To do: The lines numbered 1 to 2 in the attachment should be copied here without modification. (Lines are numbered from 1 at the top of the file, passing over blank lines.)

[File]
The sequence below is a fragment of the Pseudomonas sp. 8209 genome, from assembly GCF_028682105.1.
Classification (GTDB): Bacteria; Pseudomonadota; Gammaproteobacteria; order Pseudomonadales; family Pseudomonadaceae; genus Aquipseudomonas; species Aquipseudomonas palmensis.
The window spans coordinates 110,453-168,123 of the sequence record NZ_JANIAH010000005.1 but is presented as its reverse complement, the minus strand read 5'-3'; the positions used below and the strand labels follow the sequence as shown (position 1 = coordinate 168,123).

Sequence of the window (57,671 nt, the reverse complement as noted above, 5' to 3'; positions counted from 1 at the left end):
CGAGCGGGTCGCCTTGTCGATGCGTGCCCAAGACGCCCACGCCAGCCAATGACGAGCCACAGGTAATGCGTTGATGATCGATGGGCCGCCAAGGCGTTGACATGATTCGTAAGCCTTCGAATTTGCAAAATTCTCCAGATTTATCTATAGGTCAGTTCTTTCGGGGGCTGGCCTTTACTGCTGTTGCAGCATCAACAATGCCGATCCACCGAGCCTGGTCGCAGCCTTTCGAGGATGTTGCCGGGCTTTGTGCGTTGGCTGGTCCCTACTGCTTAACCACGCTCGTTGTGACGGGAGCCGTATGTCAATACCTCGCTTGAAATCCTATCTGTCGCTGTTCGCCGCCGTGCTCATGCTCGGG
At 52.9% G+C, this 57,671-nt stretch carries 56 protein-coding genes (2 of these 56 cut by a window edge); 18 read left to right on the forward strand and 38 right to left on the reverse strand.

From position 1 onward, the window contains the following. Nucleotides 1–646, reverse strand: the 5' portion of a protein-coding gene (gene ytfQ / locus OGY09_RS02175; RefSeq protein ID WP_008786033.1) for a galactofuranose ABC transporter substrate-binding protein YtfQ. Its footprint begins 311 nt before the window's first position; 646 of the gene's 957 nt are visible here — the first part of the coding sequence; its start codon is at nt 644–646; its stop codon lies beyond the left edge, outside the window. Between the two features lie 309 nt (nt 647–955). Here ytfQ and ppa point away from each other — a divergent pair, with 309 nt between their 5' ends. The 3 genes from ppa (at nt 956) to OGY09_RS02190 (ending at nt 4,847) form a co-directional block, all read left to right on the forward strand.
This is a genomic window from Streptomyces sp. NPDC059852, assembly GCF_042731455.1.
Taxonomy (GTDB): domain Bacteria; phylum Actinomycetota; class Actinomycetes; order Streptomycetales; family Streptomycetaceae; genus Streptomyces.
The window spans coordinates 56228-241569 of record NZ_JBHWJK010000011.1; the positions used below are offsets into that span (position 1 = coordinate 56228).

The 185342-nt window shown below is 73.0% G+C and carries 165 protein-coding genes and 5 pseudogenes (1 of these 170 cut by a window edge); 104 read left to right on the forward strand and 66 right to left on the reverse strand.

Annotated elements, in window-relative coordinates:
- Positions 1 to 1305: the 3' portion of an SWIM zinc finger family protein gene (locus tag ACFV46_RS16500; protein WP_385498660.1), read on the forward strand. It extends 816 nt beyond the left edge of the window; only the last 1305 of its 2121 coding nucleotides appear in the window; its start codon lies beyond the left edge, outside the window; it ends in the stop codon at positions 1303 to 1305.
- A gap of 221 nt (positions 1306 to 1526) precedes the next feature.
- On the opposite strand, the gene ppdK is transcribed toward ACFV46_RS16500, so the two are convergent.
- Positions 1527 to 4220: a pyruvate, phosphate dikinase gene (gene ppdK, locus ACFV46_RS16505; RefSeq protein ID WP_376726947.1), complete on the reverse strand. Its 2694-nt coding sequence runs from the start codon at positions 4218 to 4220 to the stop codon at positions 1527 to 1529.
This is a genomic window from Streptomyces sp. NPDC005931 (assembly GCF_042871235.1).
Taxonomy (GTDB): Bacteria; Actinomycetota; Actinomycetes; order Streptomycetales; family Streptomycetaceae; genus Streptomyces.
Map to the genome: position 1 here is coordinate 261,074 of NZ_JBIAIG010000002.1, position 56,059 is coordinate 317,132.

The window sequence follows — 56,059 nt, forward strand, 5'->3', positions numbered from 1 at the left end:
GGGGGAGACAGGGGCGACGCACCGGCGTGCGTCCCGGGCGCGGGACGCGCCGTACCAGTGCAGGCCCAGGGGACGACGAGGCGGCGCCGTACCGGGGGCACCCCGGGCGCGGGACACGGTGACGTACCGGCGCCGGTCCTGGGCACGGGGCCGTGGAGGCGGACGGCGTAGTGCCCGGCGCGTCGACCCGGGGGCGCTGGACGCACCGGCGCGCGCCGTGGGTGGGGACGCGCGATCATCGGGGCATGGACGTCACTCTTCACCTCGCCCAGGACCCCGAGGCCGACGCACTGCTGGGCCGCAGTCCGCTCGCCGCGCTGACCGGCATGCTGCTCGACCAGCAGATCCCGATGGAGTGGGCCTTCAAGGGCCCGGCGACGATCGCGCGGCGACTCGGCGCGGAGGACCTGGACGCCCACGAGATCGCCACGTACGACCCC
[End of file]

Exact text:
The sequence below is a fragment of the Pseudomonas sp. 8209 genome, from assembly GCF_028682105.1.
Classification (GTDB): Bacteria; Pseudomonadota; Gammaproteobacteria; order Pseudomonadales; family Pseudomonadaceae; genus Aquipseudomonas; species Aquipseudomonas palmensis.